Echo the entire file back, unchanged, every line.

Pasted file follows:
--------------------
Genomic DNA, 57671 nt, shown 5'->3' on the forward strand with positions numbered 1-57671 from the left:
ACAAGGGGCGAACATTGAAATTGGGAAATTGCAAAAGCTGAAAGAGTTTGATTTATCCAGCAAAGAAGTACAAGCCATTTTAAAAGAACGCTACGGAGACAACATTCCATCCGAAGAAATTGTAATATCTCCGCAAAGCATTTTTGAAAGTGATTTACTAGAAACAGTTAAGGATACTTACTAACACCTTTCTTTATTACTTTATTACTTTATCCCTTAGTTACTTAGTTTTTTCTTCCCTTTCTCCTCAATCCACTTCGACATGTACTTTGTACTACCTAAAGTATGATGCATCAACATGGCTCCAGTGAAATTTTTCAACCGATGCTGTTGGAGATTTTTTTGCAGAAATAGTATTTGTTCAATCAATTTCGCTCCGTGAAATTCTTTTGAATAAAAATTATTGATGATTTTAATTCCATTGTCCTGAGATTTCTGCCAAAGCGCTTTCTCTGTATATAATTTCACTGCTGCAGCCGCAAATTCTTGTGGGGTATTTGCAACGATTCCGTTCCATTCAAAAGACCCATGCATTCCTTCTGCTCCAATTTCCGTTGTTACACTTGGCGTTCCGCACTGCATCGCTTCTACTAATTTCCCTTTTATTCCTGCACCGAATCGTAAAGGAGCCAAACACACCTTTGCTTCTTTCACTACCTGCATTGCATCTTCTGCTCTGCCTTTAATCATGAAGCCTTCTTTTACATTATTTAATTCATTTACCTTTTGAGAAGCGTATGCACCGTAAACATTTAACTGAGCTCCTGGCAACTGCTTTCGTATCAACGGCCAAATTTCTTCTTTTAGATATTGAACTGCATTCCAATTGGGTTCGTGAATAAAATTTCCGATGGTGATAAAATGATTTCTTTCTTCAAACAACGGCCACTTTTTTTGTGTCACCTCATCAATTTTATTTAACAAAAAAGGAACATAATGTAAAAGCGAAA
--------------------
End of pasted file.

Genomic DNA, 57671 nt, shown 5'->3' on the forward strand with positions numbered 1-57671 from the left:
ACAAGGGGCGAACATTGAAATTGGGAAATTGCAAAAGCTGAAAGAGTTTGATTTATCCAGCAAAGAAGTACAAGCCATTTTAAAAGAACGCTACGGAGACAACATTCCATCCGAAGAAATTGTAATATCTCCGCAAAGCATTTTTGAAAGTGATTTACTAGAAACAGTTAAGGATACTTACTAACACCTTTCTTTATTACTTTATTACTTTATCCCTTAGTTACTTAGTTTTTTCTTCCCTTTCTCCTCAATCCACTTCGACATGTACTTTGTACTACCTAAAGTATGATGCATCAACATGGCTCCAGTGAAATTTTTCAACCGATGCTGTTGGAGATTTTTTTGCAGAAATAGTATTTGTTCAATCAATTTCGCTCCGTGAAATTCTTTTGAATAAAAATTATTGATGATTTTAATTCCATTGTCCTGAGATTTCTGCCAAAGCGCTTTCTCTGTATATAATTTCACTGCTGCAGCCGCAAATTCTTGTGGGGTATTTGCAACGATTCCGTTCCATTCAAAAGACCCATGCATTCCTTCTGCTCCAATTTCCGTTGTTACACTTGGCGTTCCGCACTGCATCGCTTCTACTAATTTCCCTTTTATTCCTGCACCGAATCGTAAAGGAGCCAAACACACCTTTGCTTCTTTCACTACCTGCATTGCATCTTCTGCTCTGCCTTTAATCATGAAGCCTTCTTTTACATTATTTAATTCATTTACCTTTTGAGAAGCGTATGCACCGTAAACATTTAACTGAGCTCCTGGCAACTGCTTTCGTATCAACGGCCAAATTTCTTCTTTTAGATATTGAACTGCATTCCAATTGGGTTCGTGAATAAAATTTCCGATGGTGATAAAATGATTTCTTTCTTCAAACAACGGCCACTTTTTTTGTGTCACCTCATCAATTTTATTTAACAAAAAAGGAACATAATGTAAAAGCGAAA